We use it so frequently that perhaps we do not marvel that web search works. Especially the one where the brand name becomes the verb. In that googling something, typing a few words into a box, pressing a button, and getting a long stream of positive results.

And of course “works” is the laden term here-it means you get things back, but why? how? what’s left out? what is forced in? Can anyone actually explain how all the gears and sprockets do it’s thing?

I cannot explain but I try as much as possible to look for clues. This comes up often as I am looking for images to use in projects, blog posts, using Google Image Search with the settings to return results licensed for reuse (I will send someone a gold coin for a means to make this my default setting on results).

As it has before, a recent forway leads me to wonder how Google rates higher results from sites that scavenge images from the original places they were posted, the weird space of public domain images:

Last week I was prepping a post for an upcoming event over at the H5P/PB Kitchen project, where we are having Arley Cruthers join us to share about branching scenarios. Using “branching scenario” as a search term does not provide anything helpful- mostly flow chart diagrams. Often literal keywords fail, so I begin pushing the words around to describe some kind of action that produces an image that is more suggestive.

The image search terms path decision get me some ones that feel right. The first results are all from pixabay, and might work, but it’s the image of the boy facing a decision that speaks most to me. It’s 14th in my list of results.

Google Image results (option for Creative Commons licensed selected) for “path decision”.

The result links to the image on pxhere.com and as it is listed as CC0 I can use this image and be done. That’s public domain as most people know it- grab a copy, use it, and you do not have to attribute.

Except I know from my previous looks that pxhere.com just scarfs up public domain photos from elsewhere to publish on their site (I find many of of flickr photos there, most often not credited to me). This is all fueled by the incentive of ad economics and search result puffery.

Just for fun, as I know how it plays out, I run a reverse image search on that photo of the boy and the path. The matches show it used on many other web sites. I do not check, but past experience shows that all to nearly all never cite the source. Because you do not have to.

That boy on the path appears on hundreds of web pages

Paging into maybe the 7th, 8th, 9th page of results, I land on the source, in Pixabay and image by user qimono. I bother with this because I always want, where possible, to credit the person that shared this photo.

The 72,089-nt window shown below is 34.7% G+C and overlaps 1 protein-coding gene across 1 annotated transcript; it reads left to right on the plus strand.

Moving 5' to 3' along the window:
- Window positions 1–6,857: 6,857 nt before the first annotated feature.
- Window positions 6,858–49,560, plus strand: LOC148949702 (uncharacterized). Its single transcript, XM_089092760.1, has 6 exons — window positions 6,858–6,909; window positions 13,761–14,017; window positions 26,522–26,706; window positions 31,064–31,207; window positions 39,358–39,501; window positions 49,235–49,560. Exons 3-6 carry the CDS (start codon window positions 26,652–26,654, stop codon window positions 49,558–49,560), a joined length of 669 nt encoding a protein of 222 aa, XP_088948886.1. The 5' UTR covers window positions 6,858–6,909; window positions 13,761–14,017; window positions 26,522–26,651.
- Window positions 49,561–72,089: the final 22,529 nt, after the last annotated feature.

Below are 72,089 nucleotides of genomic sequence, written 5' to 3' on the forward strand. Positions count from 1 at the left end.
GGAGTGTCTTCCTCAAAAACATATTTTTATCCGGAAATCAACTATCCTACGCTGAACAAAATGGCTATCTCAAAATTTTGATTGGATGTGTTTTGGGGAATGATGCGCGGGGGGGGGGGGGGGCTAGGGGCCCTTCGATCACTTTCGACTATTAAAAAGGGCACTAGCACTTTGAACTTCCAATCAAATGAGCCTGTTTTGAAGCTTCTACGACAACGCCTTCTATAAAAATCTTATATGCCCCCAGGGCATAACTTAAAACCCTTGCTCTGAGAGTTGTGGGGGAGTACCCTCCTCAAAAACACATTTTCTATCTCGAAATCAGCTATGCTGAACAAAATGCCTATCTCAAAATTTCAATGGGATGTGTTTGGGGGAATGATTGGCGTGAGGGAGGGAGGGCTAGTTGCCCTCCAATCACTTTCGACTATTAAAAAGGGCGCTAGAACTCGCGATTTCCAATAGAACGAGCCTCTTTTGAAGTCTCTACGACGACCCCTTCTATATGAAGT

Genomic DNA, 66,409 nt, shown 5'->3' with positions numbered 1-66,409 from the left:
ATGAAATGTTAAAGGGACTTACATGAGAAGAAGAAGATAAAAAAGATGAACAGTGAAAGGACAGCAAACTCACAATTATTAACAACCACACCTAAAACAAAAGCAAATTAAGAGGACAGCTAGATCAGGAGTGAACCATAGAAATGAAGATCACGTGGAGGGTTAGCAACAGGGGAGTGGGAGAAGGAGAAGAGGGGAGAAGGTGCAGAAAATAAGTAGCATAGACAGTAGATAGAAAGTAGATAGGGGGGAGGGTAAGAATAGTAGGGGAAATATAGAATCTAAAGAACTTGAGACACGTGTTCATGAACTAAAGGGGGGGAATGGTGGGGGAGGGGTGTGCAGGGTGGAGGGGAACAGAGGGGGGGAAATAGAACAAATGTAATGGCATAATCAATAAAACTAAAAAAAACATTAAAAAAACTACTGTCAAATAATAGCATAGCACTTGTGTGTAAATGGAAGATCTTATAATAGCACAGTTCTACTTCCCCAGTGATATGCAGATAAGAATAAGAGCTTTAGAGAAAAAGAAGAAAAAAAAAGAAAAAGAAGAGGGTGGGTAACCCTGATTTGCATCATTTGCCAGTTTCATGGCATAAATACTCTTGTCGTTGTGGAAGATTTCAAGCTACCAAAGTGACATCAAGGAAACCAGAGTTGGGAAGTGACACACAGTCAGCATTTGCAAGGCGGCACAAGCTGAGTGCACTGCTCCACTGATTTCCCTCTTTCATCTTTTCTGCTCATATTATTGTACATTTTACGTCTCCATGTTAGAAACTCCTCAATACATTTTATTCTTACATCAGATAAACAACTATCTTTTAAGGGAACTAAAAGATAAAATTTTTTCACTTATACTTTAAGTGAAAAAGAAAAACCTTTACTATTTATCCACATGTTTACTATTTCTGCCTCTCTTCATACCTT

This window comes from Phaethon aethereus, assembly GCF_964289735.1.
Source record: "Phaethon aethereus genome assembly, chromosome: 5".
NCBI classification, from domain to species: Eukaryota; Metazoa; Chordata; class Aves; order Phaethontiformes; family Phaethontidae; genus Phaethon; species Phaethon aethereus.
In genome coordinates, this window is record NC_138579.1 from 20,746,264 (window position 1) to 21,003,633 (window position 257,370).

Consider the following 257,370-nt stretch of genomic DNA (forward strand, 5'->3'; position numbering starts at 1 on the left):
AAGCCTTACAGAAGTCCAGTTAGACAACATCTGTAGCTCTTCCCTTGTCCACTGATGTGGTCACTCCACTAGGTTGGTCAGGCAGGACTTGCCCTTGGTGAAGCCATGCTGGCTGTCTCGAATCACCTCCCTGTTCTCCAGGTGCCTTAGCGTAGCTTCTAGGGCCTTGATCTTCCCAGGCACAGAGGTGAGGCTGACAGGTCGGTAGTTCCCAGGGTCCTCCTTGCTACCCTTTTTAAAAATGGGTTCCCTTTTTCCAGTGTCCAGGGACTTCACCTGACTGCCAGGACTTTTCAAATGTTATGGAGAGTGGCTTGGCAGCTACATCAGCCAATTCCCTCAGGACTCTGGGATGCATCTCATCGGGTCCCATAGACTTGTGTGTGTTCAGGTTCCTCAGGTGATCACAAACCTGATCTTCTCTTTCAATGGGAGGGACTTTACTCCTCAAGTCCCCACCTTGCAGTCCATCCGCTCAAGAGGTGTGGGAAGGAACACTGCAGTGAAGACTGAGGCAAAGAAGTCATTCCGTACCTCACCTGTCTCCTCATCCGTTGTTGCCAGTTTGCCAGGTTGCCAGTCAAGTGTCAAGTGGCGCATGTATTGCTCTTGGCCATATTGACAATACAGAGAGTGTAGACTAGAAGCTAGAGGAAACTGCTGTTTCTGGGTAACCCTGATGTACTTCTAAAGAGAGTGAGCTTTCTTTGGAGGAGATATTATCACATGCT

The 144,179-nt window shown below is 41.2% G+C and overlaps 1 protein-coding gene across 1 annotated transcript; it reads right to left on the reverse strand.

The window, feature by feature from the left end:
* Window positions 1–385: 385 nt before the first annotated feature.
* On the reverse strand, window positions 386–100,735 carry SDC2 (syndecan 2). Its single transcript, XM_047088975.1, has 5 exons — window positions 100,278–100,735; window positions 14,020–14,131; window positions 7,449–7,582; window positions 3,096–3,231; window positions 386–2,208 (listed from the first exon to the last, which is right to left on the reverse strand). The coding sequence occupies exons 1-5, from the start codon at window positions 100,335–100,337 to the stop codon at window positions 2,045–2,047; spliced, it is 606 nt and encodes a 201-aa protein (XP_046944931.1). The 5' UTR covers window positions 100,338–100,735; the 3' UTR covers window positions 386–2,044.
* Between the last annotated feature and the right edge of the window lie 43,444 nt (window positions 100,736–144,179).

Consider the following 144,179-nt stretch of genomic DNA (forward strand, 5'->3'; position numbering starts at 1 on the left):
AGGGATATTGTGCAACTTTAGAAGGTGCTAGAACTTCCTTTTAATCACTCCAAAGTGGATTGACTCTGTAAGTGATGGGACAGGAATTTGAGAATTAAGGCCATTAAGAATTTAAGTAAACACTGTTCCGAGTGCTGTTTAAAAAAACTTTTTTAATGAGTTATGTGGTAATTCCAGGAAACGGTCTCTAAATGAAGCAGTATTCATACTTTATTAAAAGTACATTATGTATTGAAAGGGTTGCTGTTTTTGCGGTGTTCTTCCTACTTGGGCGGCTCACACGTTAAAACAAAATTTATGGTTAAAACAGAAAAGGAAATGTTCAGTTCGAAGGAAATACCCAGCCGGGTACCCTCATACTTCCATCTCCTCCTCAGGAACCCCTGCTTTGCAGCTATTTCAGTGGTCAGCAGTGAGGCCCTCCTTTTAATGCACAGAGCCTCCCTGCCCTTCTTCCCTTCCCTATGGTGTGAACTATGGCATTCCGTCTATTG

If I enter the same search terms in Pixabay I used in Google images, it is 2nd in the results:

Pixabay search results on “path decision” – that boy is 2nd.

My question that no one may ever explain is why does Google rank the pxhere.com result much higher than the source? Pxhere.com is predominantly photos scavenged from other public domain sources, and they almost never attribute the creator of the photo.

If I had a hand in the algorithm, I would not give the scavengers the weight in results. But I don’t, and I am not sure if anyone can truly explain how this works.

I remain curious. But I am dedicated to going as far upstream as I can to cite the sources of images that are directly from the person who shared them or from a site that credits them.

This even came into play finding an image for this post. I thought “black box” would produce interesting imagery, and plunked into Google Image search with options set for Creative Commons licensed results. The image of the tech like drawings over the eyeball jumped out as a possible, but on following the link to the Undark column Unpacking the Black Box in Artificial Intelligence for Medicine (and only partly avoiding the rabbit hole of reading the article). The image is credited to Getty Images, and nothing on this article carry a hint of an open license.

So I passed.

This fussing over images, results, finding the sources is just Alan’s obsession. With each day of searching and seeing how imagery is used, the rate of lack of attribution growth is exponentially larger the places I seem images attributed. I don’t think it will change ever, but at least it gives me something to blog about.

How about you? Is it enough to get search results, grab and go, or do you glance into that search result with a bit of wariness?

Image Credit: Pixabay image by StockSnap modified by me to include a Google G shape, plus magnifying glass and a creative commons icons.

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An early 90s builder of the web and blogging Alan Levine barks at CogDogBlog.com on web storytelling (#ds106 #4life), photography, bending WordPress, and serendipity in the infinite internet river. He thinks it's weird to write about himself in the third person.


  1. A sound strategy to cut out this stuff. As is the Creative Commons search.

    I do however find things in the wider scope that I might not get in casting the net over flickr, like Pixabay, Unsplash, but also a few niche ones that show up in the messy google pool. There is no “perfect” way.

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